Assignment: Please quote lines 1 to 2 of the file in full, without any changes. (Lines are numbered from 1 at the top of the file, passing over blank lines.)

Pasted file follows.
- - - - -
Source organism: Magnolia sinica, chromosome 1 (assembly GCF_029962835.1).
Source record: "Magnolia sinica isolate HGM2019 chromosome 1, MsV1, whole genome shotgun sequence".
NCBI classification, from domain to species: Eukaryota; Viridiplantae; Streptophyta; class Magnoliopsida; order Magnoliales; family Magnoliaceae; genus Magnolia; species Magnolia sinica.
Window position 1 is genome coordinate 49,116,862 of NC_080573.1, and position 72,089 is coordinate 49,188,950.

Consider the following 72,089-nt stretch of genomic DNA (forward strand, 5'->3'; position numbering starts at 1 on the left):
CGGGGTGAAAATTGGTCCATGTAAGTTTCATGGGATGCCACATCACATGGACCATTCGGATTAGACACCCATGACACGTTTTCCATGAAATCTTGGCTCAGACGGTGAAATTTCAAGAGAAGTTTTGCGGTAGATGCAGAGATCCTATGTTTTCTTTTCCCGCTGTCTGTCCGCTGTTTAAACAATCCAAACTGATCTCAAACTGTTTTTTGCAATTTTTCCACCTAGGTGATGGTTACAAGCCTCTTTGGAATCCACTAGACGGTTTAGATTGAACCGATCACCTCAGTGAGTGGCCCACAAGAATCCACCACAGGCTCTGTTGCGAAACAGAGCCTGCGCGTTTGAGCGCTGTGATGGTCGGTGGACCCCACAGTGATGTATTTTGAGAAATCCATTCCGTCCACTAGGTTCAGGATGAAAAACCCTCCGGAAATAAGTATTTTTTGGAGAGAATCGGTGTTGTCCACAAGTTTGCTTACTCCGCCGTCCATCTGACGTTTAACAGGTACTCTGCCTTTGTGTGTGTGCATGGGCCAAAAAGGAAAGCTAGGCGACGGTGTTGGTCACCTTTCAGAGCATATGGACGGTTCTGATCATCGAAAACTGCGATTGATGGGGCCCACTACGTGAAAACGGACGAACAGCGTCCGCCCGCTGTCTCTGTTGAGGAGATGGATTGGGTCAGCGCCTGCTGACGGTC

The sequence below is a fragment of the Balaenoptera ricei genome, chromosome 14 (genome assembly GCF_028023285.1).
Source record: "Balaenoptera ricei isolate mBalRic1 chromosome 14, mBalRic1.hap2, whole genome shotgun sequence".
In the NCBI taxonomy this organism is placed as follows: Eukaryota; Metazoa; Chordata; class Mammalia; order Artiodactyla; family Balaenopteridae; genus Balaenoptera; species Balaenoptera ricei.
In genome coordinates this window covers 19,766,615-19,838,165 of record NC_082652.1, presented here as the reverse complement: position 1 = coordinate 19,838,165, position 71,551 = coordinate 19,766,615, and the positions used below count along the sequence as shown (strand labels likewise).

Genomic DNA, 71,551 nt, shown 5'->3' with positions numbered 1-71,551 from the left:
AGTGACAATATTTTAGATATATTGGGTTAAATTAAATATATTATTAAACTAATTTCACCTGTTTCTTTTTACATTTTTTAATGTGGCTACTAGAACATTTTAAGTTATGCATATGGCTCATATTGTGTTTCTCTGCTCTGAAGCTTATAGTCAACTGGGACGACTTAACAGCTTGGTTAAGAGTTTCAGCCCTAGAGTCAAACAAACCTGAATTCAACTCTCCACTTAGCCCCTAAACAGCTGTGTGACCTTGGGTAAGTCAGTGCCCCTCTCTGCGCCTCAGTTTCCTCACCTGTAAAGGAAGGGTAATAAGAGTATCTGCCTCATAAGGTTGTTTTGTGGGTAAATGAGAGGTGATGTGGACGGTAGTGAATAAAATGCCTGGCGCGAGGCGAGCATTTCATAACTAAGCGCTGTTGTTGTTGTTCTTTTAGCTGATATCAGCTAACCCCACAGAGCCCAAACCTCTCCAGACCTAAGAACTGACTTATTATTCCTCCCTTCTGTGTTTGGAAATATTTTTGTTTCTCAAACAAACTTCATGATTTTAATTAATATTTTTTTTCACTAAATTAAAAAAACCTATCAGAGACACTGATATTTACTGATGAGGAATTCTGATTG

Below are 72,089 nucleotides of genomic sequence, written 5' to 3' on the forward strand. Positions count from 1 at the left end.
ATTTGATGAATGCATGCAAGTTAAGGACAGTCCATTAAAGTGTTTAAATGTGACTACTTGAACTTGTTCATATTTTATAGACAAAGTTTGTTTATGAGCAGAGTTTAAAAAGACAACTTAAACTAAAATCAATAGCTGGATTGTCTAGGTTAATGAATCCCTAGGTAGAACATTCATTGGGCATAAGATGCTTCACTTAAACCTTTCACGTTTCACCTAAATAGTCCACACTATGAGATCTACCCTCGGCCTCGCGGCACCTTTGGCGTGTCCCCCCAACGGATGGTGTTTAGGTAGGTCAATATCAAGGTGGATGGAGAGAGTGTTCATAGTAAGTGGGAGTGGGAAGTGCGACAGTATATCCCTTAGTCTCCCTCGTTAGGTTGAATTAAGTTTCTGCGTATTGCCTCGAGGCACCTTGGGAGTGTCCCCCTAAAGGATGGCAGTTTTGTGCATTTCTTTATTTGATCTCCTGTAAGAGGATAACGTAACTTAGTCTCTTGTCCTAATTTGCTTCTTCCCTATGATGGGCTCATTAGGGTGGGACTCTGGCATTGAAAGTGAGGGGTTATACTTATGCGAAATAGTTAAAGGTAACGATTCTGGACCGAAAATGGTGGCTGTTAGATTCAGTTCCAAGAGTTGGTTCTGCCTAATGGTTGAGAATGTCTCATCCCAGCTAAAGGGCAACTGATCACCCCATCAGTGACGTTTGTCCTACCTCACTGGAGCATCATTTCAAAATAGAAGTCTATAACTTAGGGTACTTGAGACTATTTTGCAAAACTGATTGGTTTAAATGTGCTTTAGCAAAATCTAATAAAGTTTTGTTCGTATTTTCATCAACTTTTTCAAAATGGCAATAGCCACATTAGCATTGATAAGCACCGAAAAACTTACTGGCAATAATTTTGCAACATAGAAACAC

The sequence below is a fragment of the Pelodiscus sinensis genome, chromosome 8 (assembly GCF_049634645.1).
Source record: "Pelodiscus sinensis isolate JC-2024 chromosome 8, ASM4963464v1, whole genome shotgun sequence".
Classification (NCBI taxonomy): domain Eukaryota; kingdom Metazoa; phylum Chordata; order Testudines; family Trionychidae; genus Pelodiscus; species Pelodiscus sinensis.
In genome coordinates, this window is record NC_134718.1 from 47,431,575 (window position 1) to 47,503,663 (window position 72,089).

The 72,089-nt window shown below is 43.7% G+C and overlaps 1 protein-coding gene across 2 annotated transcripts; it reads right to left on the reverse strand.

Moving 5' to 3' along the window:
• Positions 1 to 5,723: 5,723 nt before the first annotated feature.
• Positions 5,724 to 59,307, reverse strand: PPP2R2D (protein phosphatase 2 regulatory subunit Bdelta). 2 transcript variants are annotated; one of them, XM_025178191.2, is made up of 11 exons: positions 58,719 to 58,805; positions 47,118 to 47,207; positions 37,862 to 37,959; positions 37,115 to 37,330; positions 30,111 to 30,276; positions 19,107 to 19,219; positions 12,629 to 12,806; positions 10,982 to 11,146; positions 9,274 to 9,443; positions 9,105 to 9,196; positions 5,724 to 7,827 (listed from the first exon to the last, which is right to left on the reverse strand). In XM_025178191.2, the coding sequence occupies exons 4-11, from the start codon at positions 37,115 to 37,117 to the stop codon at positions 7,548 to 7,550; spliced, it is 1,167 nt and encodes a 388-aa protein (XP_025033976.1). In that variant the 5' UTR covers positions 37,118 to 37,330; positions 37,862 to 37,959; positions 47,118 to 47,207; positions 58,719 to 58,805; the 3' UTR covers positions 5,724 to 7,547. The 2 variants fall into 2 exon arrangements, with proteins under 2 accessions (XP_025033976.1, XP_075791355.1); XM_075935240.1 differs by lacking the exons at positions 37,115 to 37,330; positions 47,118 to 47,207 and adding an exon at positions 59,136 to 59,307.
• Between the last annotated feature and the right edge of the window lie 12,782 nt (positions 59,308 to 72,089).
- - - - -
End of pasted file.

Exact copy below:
Source organism: Magnolia sinica, chromosome 1 (assembly GCF_029962835.1).
Source record: "Magnolia sinica isolate HGM2019 chromosome 1, MsV1, whole genome shotgun sequence".